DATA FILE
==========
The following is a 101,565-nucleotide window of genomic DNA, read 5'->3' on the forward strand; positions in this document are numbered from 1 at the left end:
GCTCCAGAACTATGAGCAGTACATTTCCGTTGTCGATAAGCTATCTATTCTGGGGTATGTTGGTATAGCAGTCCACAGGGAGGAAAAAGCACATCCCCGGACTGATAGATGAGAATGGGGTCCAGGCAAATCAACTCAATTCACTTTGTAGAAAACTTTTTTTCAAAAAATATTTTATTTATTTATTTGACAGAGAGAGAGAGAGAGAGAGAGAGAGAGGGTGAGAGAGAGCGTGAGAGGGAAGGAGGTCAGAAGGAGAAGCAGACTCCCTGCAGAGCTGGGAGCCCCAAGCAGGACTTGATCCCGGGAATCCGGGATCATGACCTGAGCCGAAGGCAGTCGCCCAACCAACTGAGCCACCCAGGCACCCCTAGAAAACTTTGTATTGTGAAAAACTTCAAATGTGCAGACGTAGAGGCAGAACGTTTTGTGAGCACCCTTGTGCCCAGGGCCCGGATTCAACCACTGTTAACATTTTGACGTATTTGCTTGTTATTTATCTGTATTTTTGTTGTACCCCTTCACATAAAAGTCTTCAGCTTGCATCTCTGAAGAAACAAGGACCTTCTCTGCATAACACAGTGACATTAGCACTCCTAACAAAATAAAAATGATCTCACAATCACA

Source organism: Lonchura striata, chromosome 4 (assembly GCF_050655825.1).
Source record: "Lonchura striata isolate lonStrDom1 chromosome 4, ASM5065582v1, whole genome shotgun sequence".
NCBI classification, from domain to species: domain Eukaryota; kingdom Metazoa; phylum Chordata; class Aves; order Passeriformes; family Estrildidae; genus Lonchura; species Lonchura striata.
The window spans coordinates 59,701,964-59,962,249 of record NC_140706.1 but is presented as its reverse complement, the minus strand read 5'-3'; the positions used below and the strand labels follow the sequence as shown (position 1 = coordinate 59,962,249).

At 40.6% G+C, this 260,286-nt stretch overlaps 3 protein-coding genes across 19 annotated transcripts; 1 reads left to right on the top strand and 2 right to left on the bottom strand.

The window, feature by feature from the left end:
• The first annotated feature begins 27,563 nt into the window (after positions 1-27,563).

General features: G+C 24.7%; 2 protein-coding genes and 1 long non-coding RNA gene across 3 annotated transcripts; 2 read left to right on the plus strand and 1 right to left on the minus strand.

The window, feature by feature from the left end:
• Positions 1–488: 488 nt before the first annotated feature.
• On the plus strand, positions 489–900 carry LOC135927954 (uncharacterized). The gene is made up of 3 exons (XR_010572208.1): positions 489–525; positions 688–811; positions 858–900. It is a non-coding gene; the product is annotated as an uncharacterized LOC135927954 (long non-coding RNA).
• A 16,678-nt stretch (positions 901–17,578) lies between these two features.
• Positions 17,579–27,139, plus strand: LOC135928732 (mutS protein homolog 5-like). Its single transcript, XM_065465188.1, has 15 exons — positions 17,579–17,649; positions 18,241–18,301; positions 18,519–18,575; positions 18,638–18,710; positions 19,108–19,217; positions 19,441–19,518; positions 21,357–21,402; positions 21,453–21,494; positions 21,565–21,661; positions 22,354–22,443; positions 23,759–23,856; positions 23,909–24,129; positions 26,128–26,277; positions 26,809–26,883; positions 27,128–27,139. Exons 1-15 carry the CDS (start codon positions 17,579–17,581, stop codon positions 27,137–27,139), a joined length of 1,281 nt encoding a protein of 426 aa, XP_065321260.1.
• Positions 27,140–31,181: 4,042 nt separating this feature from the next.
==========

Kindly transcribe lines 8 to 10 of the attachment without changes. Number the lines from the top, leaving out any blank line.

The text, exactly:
The window, feature by feature from the left end:
• The first annotated feature begins 27,563 nt into the window (after positions 1-27,563).

General features: G+C 24.7%; 2 protein-coding genes and 1 long non-coding RNA gene across 3 annotated transcripts; 2 read left to right on the plus strand and 1 right to left on the minus strand.